Allergan Inc., the maker of Botox, said second-quarter profit rose 2.7 percent and raised its earnings forecast on higher sales of the wrinkle smoother and breast implants.
Net income increased to $246.6 million, or 79 cents a share, from $240.1 million, or 78 cents, a year earlier, the Irvine, California-based company said today in a statement. Earnings, excluding some items, were 96 cents a share, topping the average estimate of 95 cents from 21 analysts surveyed by Bloomberg. Sales rose to $1.42 billion from $1.25 billion a year ago.
“Botox has really gone mainstream,” David Pyott, Allergan’s chief executive officer, said today in a telephone interview. “A big driver is new patients coming into the marketplace.”
Revenue from Botox, Allergan’s top-selling product, was $418 million, an increase of 16 percent from a year earlier and beating the $397.6 million average estimate of seven analysts. Demand for the product has overcome the effects of a weak economy that normally hinder cosmetic sales, said Gary Nachman, a senior analyst at Susquehanna International Group in New York.
“The aesthetic market has been very strong despite a challenging economy,” Nachman said in a telephone interview before Allergan released its earnings. “Your existing patient base won’t go away. They may time the procedures a little differently, but once they get used to looking younger, they don’t want to change that.”
Allergan also sells breast implants, treatments for eye diseases and the eyelash enhancer, Latisse.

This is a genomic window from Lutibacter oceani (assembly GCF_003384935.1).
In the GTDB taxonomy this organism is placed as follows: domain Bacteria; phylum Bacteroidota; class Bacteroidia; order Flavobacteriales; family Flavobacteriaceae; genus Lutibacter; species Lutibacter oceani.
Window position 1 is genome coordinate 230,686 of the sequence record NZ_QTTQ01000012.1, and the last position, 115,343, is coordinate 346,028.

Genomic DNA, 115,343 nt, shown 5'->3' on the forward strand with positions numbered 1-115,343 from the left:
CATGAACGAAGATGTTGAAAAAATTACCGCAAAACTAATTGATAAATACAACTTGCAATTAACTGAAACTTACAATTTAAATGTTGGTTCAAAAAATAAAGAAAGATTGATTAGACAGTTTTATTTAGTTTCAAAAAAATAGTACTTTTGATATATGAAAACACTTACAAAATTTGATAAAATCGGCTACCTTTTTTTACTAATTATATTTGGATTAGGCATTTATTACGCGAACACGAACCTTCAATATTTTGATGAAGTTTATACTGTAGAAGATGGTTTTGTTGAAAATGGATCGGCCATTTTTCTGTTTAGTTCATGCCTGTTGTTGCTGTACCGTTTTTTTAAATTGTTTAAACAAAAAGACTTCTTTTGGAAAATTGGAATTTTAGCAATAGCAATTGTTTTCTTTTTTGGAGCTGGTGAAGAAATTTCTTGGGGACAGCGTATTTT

Botox, a purified form of the poison botulinum, received U.S. Food and Drug Administration approval last October for use in relieving migraine headaches. The company won backing of the U.K.’s health-cost agency in July for use of Ozurdex as a therapy for impaired vision caused by retinal vein occlusion.
Allergan raised its forecast for 2011 adjusted earnings per share to $3.59 to $3.63 from an earlier target of $3.56 to $3.62. Analysts had estimated $3.64. The company increased its 2011 revenue outlook to $5.22 billion to $5.37 billion from a March forecast of $5.05 billion to $5.25 billion. Ramping up sales of Botox as a therapeutic treatment may boost Botox net sales up to $1.59 billion for 2011, the company said.
“We have some very good long-term growth prospects,” said Pyott. “The power of innovation always beats general economic conditions.”
The company’s shares rose $2.41, or 3.1 percent, to $79.79 at 4 p.m. in New York Stock Exchange composite trading. They have gained 16 percent this year.